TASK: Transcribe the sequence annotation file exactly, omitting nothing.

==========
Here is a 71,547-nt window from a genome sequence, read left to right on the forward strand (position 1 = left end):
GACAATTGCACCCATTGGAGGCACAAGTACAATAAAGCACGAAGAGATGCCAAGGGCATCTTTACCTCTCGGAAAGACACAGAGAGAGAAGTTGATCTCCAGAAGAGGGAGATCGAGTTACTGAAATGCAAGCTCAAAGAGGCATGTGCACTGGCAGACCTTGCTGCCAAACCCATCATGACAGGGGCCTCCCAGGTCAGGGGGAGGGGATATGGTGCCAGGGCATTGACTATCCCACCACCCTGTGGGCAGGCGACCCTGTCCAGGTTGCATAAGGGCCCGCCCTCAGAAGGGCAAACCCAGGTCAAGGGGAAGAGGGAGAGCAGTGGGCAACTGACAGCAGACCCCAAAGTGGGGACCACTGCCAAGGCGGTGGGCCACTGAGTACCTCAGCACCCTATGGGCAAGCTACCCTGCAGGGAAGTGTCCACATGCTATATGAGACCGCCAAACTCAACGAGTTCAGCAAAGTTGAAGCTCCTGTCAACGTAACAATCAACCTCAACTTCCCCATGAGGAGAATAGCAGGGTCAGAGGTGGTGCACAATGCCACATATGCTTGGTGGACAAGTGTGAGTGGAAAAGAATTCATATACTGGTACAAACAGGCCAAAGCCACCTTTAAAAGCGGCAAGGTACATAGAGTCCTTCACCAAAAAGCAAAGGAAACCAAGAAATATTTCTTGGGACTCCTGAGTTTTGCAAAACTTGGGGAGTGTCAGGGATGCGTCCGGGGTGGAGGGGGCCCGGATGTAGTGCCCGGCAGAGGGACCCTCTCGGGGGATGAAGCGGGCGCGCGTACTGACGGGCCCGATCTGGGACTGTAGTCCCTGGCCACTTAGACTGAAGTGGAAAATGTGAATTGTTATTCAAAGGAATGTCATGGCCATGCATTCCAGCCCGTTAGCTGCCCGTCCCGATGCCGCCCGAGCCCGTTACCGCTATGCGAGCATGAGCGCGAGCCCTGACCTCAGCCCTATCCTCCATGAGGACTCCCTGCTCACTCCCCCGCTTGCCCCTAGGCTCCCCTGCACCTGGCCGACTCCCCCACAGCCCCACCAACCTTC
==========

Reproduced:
Here is a 71,547-nt window from a genome sequence, read left to right on the forward strand (position 1 = left end):
GACAATTGCACCCATTGGAGGCACAAGTACAATAAAGCACGAAGAGATGCCAAGGGCATCTTTACCTCTCGGAAAGACACAGAGAGAGAAGTTGATCTCCAGAAGAGGGAGATCGAGTTACTGAAATGCAAGCTCAAAGAGGCATGTGCACTGGCAGACCTTGCTGCCAAACCCATCATGACAGGGGCCTCCCAGGTCAGGGGGAGGGGATATGGTGCCAGGGCATTGACTATCCCACCACCCTGTGGGCAGGCGACCCTGTCCAGGTTGCATAAGGGCCCGCCCTCAGAAGGGCAAACCCAGGTCAAGGGGAAGAGGGAGAGCAGTGGGCAACTGACAGCAGACCCCAAAGTGGGGACCACTGCCAAGGCGGTGGGCCACTGAGTACCTCAGCACCCTATGGGCAAGCTACCCTGCAGGGAAGTGTCCACATGCTATATGAGACCGCCAAACTCAACGAGTTCAGCAAAGTTGAAGCTCCTGTCAACGTAACAATCAACCTCAACTTCCCCATGAGGAGAATAGCAGGGTCAGAGGTGGTGCACAATGCCACATATGCTTGGTGGACAAGTGTGAGTGGAAAAGAATTCATATACTGGTACAAACAGGCCAAAGCCACCTTTAAAAGCGGCAAGGTACATAGAGTCCTTCACCAAAAAGCAAAGGAAACCAAGAAATATTTCTTGGGACTCCTGAGTTTTGCAAAACTTGGGGAGTGTCAGGGATGCGTCCGGGGTGGAGGGGGCCCGGATGTAGTGCCCGGCAGAGGGACCCTCTCGGGGGATGAAGCGGGCGCGCGTACTGACGGGCCCGATCTGGGACTGTAGTCCCTGGCCACTTAGACTGAAGTGGAAAATGTGAATTGTTATTCAAAGGAATGTCATGGCCATGCATTCCAGCCCGTTAGCTGCCCGTCCCGATGCCGCCCGAGCCCGTTACCGCTATGCGAGCATGAGCGCGAGCCCTGACCTCAGCCCTATCCTCCATGAGGACTCCCTGCTCACTCCCCCGCTTGCCCCTAGGCTCCCCTGCACCTGGCCGACTCCCCCACAGCCCCACCAACCTTC